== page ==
CONGRESS is on vacation, and by rights there should be joy in the land. But not everyone in the nation's capital is sharing in the holiday spirit.
Fred Carbunkle, a lobbyist for the National Rifle Association, is in a deep depression. I found him on his bedroom pistol range, firing at his wife's perfume bottles.
"How can people expect me to have a decent Christmas when Americans have to wait five days before they can buy a gun?"
I said, "I assume that you're talking about the Brady bill. You just had bad luck, Fred. The Republicans preferred to eat turkey rather than filibuster. Nobody can blame an NRA lobbyist for losing that one."
"That's easy for you to say. But millions of NRA members are ticked off, and they're going to be calling for my head."
"That would be terribly unfair. After all, you did the same on previous bills. You threatened politicians that if they didn't vote the way the NRA wanted, you'd defeat them at re-election time. You did everything, including giving campaign money to those who promised to vote against the Brady bill. I don't know what more a gunslinger could do to save our Constitution."
Carbunkle was now shooting at the Venetian blinds.
"They're going to take my Christmas bonus away from me."
"They wouldn't do that. You're a victim of public opinion. The people have been sold on the lie that handguns kill people. The NRA has a great humanitarian record, and one lousy congressional bill won't detract from that."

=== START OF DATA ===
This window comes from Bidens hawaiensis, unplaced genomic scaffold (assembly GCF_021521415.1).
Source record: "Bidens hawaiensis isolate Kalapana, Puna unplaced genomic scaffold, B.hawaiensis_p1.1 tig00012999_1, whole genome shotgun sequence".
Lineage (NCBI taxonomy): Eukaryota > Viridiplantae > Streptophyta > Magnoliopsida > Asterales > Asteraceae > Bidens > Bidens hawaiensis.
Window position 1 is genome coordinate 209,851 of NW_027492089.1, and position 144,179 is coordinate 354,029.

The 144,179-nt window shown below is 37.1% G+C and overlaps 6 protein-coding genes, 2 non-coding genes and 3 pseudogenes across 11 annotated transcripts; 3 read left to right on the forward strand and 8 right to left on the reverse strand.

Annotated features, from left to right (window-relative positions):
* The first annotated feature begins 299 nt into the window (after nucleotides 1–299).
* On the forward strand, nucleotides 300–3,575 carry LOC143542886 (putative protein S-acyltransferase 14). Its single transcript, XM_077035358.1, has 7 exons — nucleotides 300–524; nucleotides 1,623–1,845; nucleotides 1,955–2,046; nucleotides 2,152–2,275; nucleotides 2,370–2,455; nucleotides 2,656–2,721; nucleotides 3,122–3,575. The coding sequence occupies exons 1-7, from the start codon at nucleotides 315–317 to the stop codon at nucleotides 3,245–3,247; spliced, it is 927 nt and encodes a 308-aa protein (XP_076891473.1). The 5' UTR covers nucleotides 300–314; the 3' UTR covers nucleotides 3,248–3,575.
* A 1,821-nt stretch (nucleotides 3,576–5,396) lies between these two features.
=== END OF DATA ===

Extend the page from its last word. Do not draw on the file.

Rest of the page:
Fred was now aiming at the grandfather clock. "We knew they had the votes to pass the bill, but we thought we could weaken it so badly that it wouldn't have any meaning. Our friends in the Senate were supposed to do that for us, but they let us down. It makes me sick."
"I don't blame you. What are legislators for if they don't do the NRA's bidding? Perhaps the biggest mistake you made, Fred, was coming in with such a high profile."
"What exactly do you mean by that?" he asked, shooting at the dog.
"Everyone knew where the NRA stood on the Brady bill, mainly because you kept yelling, 'Kill Brady' every time the senators went on and off the floor. After a while people started talking."
"All I was trying to do was get my message across that a vote for Brady was political suicide. Is there anything wrong with that?"
"Not really. But you made a lot of legislators look silly because their constituents were on the other side."
Carbunkle went downstairs and began firing at all the Christmas decorations.
"Maybe it's time to quit the gun-lobbying business. I'm burned out. The country is turning against guns, and those of us who represent the owners and dealers no longer have any respect."
"Don't give up now, Fred. You have other battles to fight and other wars to win. You represent this country's future. Always remember, 'Guns don't kill gun legislation -- people do.' "
Art Buchwald is a syndicated columnist.